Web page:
Congressman John Faso’s op-ed on Jan. 23 presents the arguments for establishing an American infrastructure bank. The congressman is right that outdated infrastructure hurts all of us. He is right that these networks are the platform on which our economy runs.

Our national infrastructure grade of “D,” received from the American Society of Civil Engineers, is a cumulative grade describing assets owned and managed by state and local governments. ASCE’s grades are earned at the state and local level, where the responsibility for 90 percent of public (non-military) infrastructure lies.

But it is our economy — not our national government — that needs to invest a higher percentage of GDP on infrastructure. And the biggest barrier to that is laws passed by Congress that closed the biggest bank in the world — the American economy — from investing in public infrastructure.

Procurement laws passed long ago by Congress for its infrastructure assets (military and civilian) preclude the government from soliciting proposals that include maintenance and repair of core infrastructure facilities. For every $1 spent on design, $10 is spent on construction, and $100 is spent on operations and maintenance.

Congress has foolishly taught state and local governments for more than a century the way to fund new roads, bridges, and wastewater treatment plants is wait for federal grants that defray up to 90 percent of the initial cost of design and construction. These policies — which states have followed for local governments — have kept private, at-risk, investment away from American infrastructure for decades. Well-intended and practical in the 1950s, these policies have created a crushing unfunded operations and maintenance burden that has become today’s infrastructure crisis.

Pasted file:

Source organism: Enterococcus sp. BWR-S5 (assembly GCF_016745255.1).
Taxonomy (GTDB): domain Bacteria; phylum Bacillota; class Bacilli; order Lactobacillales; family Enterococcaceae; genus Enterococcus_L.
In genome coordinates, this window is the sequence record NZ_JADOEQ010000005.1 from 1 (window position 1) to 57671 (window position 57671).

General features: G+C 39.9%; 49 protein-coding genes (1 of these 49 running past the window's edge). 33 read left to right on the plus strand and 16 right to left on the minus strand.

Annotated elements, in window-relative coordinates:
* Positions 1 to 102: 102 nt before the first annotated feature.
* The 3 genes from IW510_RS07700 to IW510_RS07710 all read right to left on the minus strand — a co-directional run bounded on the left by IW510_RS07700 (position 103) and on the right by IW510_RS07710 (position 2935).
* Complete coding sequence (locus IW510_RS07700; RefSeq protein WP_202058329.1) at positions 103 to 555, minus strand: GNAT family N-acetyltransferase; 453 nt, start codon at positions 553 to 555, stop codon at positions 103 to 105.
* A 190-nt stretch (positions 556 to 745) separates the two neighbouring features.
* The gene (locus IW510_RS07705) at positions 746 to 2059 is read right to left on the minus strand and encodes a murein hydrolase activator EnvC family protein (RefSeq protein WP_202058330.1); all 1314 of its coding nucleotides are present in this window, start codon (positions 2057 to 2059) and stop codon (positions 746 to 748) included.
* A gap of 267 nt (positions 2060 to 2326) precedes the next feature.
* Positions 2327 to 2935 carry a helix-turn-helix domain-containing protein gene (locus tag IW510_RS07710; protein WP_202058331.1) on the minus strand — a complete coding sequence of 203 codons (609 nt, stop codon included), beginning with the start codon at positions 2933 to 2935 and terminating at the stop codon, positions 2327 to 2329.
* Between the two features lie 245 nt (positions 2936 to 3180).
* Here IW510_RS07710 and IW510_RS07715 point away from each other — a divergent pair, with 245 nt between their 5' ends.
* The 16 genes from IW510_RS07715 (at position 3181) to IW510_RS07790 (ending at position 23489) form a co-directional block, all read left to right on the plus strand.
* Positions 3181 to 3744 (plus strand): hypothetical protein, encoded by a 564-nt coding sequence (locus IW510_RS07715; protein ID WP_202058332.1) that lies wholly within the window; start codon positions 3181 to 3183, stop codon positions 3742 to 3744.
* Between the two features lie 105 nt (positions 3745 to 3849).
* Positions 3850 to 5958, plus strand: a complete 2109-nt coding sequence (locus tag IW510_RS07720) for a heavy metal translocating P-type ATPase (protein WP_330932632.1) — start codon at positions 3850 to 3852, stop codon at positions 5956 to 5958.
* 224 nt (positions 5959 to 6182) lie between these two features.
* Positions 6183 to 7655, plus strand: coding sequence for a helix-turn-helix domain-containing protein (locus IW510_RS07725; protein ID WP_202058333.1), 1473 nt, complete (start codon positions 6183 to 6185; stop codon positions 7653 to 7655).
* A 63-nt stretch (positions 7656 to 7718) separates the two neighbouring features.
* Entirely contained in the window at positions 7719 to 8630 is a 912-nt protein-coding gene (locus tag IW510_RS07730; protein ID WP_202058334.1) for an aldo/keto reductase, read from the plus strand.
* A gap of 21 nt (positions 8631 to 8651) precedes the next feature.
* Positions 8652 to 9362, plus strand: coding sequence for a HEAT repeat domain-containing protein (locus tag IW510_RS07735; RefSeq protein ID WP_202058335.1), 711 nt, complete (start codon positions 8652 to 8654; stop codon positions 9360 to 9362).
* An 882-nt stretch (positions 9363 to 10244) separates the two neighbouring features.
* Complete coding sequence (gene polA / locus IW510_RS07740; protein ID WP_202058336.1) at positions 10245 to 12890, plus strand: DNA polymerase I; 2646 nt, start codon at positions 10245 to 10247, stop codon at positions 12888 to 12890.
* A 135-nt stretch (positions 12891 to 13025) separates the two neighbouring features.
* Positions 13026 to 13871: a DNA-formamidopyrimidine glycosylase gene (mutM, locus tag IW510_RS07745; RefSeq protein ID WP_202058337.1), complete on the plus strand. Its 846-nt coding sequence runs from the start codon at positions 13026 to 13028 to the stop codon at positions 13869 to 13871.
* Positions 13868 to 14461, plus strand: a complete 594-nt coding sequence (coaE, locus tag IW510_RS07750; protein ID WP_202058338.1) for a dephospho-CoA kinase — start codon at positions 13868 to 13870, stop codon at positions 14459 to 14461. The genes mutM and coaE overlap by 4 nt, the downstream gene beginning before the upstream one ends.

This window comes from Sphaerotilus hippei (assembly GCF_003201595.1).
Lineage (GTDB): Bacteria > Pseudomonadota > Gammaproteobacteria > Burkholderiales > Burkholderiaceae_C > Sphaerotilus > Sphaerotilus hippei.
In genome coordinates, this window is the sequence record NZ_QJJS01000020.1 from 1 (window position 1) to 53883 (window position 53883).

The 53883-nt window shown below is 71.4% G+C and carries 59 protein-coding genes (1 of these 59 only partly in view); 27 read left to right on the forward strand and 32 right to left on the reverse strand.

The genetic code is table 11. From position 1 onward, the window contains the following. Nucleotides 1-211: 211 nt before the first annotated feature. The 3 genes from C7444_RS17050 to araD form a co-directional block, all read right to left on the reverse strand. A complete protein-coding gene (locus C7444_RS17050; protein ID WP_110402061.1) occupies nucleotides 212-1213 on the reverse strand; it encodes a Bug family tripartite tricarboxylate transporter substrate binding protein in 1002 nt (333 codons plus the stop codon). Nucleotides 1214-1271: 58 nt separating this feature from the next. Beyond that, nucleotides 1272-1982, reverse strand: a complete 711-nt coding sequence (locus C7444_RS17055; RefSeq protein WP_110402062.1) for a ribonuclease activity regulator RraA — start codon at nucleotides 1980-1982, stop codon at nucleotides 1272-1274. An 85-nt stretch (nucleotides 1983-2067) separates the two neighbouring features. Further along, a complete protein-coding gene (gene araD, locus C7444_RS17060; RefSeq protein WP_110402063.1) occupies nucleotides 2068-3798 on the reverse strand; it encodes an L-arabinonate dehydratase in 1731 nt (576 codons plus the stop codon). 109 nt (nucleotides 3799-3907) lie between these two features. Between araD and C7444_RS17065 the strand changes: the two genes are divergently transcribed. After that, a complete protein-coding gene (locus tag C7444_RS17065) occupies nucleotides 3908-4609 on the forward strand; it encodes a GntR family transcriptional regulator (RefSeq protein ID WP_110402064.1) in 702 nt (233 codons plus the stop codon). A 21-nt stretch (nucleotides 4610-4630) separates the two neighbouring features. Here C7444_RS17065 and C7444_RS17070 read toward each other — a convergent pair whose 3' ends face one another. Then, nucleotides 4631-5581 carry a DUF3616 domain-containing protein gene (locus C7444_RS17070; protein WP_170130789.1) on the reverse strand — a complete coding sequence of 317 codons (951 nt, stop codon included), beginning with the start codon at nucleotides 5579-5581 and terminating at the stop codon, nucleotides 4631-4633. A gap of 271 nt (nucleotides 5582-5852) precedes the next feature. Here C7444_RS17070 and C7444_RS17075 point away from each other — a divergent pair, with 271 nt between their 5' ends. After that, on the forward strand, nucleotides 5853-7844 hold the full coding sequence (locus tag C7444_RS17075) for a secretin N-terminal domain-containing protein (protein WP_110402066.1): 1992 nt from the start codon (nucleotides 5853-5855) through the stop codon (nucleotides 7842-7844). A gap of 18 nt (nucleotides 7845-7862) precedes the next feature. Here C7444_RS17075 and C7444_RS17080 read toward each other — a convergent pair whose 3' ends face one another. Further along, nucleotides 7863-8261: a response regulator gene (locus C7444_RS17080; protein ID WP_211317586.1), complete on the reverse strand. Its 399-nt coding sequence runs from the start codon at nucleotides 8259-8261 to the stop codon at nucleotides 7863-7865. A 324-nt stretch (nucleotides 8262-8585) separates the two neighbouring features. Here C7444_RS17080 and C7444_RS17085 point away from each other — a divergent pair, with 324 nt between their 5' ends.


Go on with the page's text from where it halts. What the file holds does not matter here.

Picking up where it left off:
This is why the math that worked in 1956 for the Interstate highway program doesn’t work in 2018.

Twelve generations of Americans have already proven that technological pioneers find ways to combine with engineers, constructors, the building trades, and investors to improve the service and cost performance of our infrastructure. Our experience with post roads, canals, railroads, roads, telecommunications, and now the digital age — is the history of an open competition of skills, ideas, commitment, risk, and work.

The entire American economy is the “bank” that needs to be reopened — a bank that can and will flexibly respond to infrastructure needs of state and local governments in the 21st century. That mission is to identify, and timely perform, those activities that raise levels of service, eliminate avoidable cost, and get value for money.

Congressman Faso is not alone in believing that an infrastructure bank is a good idea. Some of my former academic colleagues agree. But, the devil is in the details. First, the bank will be politicized. “Oversight” will guarantee it. Some projects will be supported, others not. Second, tax credits for “socially beneficial projects” will lead to misadventure, rather than cold, hard thinking about best practices for asset management.

Third, a federal bank would continue six decades of confusion over who is actually responsible for keeping state and locally owned infrastructure in good operation and repair. The last sixty years have shown that such confusion results in deferred maintenance and repair, low levels of service, and most significantly, higher life-cycle costs. We are paying an avoidable 30 to 40 percent cost premium for our poorly maintained infrastructure. Lines of supplicants competing for inadequate funds at a new federal bank won’t help.

Better to use the entire American economy as an informal, privately funded, and highly competitive “infrastructure bank.” Congress can reopen this “infrastructure bank” by reopening procurement. Allow both public and private investment over the life cycle, confirmed through competition. State and local governments are smart, and will choose how to raise service levels and get value for money.

To provide stability and assure investors it has ‘skin in the game,’ Congress could make a long-term commitment of $1 trillion ($50B per year over 20 years) for a separate Transportation Life Cycle Grant program, allocated by formula among the states.

Congress closed America’s Infrastructure Bank in 1956. The solution, in our present situation, is to reopen it.

John Brown Miller is a former professor of civil engineering at MIT, chair of the ABA Section of Public Contract Law, and an expert on infrastructure procurement.

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